157

I'd like to compress and package everything, including files and folders in current directory, into a single ZIP file on Ubuntu.

What would be the most convenient command for this (and name of the tool needed to be installed if any)?

Edit: What if I need to exclude one folder or several files?

2 Answers 2

216

Install zip and use

zip -r foo.zip .

You can use the flags -0 (none) to -9 (best) to change compressionrate

Excluding files can be done via the -x flag. From the man-page:

-x files
--exclude files
          Explicitly exclude the specified files, as in:

                 zip -r foo foo -x \*.o

          which  will  include the contents of foo in foo.zip while excluding all the files that end in .o.  The backslash avoids the shell filename substitution, so that the name matching
          is performed by zip at all directory levels.

          Also possible:

                 zip -r foo foo -x@exclude.lst

          which will include the contents of foo in foo.zip while excluding all the files that match the patterns in the file exclude.lst.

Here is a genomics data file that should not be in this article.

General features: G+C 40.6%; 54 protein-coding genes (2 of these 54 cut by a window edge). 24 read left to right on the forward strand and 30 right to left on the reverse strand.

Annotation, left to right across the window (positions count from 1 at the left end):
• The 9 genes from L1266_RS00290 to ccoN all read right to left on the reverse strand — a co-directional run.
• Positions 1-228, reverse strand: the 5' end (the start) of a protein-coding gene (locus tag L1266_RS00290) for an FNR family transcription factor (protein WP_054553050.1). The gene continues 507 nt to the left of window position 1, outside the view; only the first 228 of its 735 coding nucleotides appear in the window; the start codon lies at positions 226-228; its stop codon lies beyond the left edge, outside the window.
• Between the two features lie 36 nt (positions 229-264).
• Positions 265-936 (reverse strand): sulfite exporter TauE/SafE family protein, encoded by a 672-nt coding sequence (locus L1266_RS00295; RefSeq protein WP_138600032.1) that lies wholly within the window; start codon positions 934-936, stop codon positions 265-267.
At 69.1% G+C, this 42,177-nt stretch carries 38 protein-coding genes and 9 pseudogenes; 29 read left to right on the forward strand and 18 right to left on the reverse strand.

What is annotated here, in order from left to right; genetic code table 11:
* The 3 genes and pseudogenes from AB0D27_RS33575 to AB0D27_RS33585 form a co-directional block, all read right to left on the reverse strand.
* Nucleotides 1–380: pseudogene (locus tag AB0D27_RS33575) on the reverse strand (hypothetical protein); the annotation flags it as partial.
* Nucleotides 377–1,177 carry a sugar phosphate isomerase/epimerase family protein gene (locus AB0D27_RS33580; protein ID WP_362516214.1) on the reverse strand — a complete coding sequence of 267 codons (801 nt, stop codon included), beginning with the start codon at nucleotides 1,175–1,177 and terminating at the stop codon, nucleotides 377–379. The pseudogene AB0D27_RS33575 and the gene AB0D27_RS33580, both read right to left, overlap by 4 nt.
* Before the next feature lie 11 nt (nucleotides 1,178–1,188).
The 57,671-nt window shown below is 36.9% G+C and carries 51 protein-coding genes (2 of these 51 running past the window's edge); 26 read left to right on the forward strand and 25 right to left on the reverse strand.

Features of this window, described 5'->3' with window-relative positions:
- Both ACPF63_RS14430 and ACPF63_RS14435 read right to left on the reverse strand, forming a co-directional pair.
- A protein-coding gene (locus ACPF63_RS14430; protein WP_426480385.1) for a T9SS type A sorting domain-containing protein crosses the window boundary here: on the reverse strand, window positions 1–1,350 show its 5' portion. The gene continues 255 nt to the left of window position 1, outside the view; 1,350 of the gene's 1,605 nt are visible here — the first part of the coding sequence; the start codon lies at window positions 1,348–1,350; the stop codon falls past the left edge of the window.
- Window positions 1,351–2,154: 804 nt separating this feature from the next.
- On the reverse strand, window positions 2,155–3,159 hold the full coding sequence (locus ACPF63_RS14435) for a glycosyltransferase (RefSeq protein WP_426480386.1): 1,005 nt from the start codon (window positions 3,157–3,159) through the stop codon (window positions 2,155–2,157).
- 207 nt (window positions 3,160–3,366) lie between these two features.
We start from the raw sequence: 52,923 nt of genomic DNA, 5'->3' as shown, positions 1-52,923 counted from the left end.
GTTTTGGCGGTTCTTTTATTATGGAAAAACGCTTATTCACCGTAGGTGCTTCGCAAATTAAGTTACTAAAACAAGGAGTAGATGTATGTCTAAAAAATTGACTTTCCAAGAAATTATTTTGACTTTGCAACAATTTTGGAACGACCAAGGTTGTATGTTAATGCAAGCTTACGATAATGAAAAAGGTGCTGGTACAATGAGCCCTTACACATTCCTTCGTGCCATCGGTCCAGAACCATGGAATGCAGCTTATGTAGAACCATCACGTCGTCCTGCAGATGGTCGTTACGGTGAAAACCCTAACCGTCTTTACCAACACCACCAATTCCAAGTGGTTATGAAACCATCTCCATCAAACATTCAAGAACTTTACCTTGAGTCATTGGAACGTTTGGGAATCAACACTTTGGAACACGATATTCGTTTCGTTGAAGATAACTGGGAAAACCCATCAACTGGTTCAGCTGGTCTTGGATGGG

The long option forms of the above are

                 zip -r foo foo --exclude \*.o

          and

                 zip -r foo foo --exclude @exclude.lst

          Multiple patterns can be specified, as in:

                 zip -r foo foo -x \*.o \*.c

          If there is no space between -x and the pattern, just one value is assumed (no list):

                 zip -r foo foo -x\*.o

          See -i for more on include and exclude.
0
32

I guess many people who come via Google to this question mean "archive and compress" when they write "zip". An alternative to the zip format is tar:

tar -czf copy.tar.gz whatever/

where the compressed archive file will be copy.tar.gz and the contents will be everything in the folder whatever.

 -c, --create
       create a new archive
 -z, --gzip, --gunzip --ungzip
 -f, --file ARCHIVE
       use archive file or device ARCHIVE
2
  • 1
    For xz, the option is --J or --xz
    – Anwar
    Jun 10, 2017 at 17:39
  • 1
    for anyone using the answer, do tar -tf <archive.tar.gz> to peek at the contents to verify that your tarball archive is how you expect it to be!. Jan 5 at 13:11

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